For experiments conducted at higher temperatures, dislocation activity[ clarification needed ] increases. At a certain temperature, dislocations shield[ clarification needed ] the crack tip to such an extent that the applied deformation rate is not sufficient for the stress intensity at the crack-tip to reach the critical value for fracture (KiC). The temperature at which this occurs is the ductile–brittle transition temperature. If experiments are performed at a higher strain rate, more dislocation shielding is required to prevent brittle fracture, and the transition temperature is raised.[ citation needed ]
Structural geology is the study of the three-dimensional distribution of rock units with respect to their deformational histories. The primary goal of structural geology is to use measurements of present-day rock geometries to uncover information about the history of deformation (strain) in the rocks, and ultimately, to understand the stress field that resulted in the observed strain and geometries. This understanding of the dynamics of the stress field can be linked to important events in the geologic past; a common goal is to understand the structural evolution of a particular area with respect to regionally widespread patterns of rock deformation due to plate tectonics.
Ultimate tensile strength (UTS), often shortened to tensile strength (TS), ultimate strength, or within equations, is the maximum stress that a material can withstand while being stretched or pulled before breaking. In brittle materials the ultimate tensile strength is close to the yield point, whereas in ductile materials the ultimate tensile strength can be higher.
In engineering, deformation refers to the change in size or shape of an object. Displacements are the absolute change in position of a point on the object. Deflection is the relative change in external displacements on an object. Strain is the relative internal change in shape of an infinitesimally small cube of material and can be expressed as a non-dimensional change in length or angle of distortion of the cube. Strains are related to the forces acting on the cube, which are known as stress, by a stress-strain curve. The relationship between stress and strain is generally linear and reversible up until the yield point and the deformation is elastic. The linear relationship for a material is known as Young's modulus. Above the yield point, some degree of permanent distortion remains after unloading and is termed plastic deformation. The determination of the stress and strain throughout a solid object is given by the field of strength of materials and for a structure by structural analysis.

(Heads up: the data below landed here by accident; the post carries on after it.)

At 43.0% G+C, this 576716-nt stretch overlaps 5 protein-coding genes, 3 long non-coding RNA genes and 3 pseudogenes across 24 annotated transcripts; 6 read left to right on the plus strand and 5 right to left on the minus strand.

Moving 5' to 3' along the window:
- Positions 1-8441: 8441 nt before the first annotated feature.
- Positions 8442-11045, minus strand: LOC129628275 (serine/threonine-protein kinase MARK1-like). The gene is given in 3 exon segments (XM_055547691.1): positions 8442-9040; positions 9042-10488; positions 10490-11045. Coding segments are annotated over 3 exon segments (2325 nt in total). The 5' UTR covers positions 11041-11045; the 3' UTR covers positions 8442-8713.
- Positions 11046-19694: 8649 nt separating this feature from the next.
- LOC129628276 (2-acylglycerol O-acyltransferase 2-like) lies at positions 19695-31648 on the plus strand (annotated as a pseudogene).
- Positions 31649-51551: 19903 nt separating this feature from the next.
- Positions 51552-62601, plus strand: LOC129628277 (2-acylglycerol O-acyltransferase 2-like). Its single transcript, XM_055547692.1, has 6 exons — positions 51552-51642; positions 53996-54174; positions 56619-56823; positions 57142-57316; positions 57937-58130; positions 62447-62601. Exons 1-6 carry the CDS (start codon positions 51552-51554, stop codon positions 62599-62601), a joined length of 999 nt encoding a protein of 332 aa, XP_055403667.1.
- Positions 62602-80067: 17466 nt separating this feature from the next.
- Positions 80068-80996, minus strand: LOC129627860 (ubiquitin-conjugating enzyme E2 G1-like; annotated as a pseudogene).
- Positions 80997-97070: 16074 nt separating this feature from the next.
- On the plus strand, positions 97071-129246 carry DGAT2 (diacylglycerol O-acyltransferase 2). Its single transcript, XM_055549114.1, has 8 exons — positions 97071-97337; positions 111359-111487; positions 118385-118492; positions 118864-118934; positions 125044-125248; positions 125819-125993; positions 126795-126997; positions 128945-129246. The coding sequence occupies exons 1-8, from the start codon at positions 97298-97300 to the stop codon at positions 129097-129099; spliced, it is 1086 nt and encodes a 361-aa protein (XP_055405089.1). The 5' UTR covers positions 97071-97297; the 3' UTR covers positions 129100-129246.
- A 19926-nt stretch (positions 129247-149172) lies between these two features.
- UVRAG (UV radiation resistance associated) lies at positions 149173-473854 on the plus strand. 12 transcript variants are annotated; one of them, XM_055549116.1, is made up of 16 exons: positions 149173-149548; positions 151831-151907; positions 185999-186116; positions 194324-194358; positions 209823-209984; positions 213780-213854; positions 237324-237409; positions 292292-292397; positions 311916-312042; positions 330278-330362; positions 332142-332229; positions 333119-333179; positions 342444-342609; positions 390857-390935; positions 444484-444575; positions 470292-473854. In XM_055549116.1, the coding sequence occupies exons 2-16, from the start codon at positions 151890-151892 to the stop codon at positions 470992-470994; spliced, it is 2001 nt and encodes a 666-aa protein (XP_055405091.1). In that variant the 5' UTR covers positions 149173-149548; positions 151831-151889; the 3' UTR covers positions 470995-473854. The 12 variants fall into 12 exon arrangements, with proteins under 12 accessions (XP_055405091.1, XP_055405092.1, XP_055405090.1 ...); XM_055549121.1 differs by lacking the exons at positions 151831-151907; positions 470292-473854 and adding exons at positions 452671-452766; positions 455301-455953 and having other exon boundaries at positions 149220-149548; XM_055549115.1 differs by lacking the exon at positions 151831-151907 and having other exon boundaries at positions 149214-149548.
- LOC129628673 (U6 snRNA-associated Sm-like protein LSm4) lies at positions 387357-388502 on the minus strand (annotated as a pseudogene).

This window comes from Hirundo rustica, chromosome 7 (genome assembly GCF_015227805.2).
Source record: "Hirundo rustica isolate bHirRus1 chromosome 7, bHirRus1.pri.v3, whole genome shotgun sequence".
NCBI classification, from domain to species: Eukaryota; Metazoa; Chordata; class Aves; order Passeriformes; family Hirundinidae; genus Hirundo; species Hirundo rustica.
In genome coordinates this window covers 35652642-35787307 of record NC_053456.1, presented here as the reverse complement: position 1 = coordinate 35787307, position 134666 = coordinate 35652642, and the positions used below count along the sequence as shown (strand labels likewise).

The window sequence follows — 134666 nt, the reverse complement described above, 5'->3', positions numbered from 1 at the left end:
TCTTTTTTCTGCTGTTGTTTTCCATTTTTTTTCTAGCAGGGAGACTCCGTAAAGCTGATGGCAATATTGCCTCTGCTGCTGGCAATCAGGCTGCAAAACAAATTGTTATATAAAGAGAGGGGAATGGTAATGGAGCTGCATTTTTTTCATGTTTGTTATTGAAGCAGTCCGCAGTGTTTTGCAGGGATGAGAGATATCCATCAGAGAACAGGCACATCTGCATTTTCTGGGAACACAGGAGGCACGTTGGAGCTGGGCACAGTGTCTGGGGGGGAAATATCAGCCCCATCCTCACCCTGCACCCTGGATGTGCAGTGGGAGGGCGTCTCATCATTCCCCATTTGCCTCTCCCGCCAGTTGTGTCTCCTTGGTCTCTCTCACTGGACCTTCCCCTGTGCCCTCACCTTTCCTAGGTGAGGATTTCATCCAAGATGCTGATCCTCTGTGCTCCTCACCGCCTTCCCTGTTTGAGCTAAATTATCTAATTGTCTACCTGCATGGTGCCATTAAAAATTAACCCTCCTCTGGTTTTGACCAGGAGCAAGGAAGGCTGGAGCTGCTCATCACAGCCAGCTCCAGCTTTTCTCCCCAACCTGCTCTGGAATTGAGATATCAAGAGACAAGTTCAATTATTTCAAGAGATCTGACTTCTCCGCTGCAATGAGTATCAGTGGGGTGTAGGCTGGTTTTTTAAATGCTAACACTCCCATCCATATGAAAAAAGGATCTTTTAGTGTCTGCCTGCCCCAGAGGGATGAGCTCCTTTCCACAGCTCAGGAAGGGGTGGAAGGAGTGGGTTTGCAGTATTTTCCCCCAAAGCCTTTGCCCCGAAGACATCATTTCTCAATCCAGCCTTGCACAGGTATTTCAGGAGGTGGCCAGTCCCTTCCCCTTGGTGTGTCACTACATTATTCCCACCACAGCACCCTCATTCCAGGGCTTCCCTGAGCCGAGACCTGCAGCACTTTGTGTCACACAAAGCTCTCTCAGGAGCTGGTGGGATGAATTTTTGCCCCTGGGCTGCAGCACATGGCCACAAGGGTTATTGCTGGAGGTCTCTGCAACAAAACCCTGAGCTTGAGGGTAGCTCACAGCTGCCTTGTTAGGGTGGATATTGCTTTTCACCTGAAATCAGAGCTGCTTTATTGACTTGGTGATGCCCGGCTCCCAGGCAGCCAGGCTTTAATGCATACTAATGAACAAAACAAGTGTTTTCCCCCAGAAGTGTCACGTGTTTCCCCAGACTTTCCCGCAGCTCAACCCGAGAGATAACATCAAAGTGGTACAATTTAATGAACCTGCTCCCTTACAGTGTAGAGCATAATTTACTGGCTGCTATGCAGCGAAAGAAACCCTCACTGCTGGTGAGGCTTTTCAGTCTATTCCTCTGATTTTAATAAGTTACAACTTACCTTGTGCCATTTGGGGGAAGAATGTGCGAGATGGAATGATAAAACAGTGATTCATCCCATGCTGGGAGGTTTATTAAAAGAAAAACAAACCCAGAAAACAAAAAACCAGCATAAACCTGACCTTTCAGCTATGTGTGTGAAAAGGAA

In physics and materials science, plasticity, also known as plastic deformation, is the ability of a solid material to undergo permanent deformation, a non-reversible change of shape in response to applied forces. For example, a solid piece of metal being bent or pounded into a new shape displays plasticity as permanent changes occur within the material itself. In engineering, the transition from elastic behavior to plastic behavior is known as yielding.
A stress–strain curve for a material gives the relationship between stress and strain. It is obtained by gradually applying load to a test coupon and measuring the deformation, from which the stress and strain can be determined. These curves reveal many of the properties of a material such as the Young's modulus, the yield strength and the ultimate tensile strength.
Fracture is the separation of an object or material into two or more pieces under the action of stress. The fracture of a solid usually occurs due to the development of certain displacement discontinuity surfaces within the solid. If a displacement develops perpendicular to the surface of displacement, it is called a normal tensile crack or simply a crack; if a displacement develops tangentially to the surface of displacement, it is called a shear crack, slip band, or dislocation.
In materials science, creep is the tendency of a solid material to move slowly or deform permanently under the influence of persistent mechanical stresses. It can occur as a result of long-term exposure to high levels of stress that are still below the yield strength of the material. Creep is more severe in materials that are subjected to heat for long periods and generally increases as they near their melting point.
A material is brittle if, when subjected to stress, it breaks with little elastic deformation and without significant plastic deformation. Brittle materials absorb relatively little energy prior to fracture, even those of high strength. Breaking is often accompanied by a snapping sound. Brittle materials include most ceramics and glasses and some polymers, such as PMMA and polystyrene. Many steels become brittle at low temperatures, depending on their composition and processing.
Work hardening, also known as strain hardening, is the strengthening of a metal or polymer by plastic deformation. Work hardening may be desirable, undesirable, or inconsequential, depending on the context.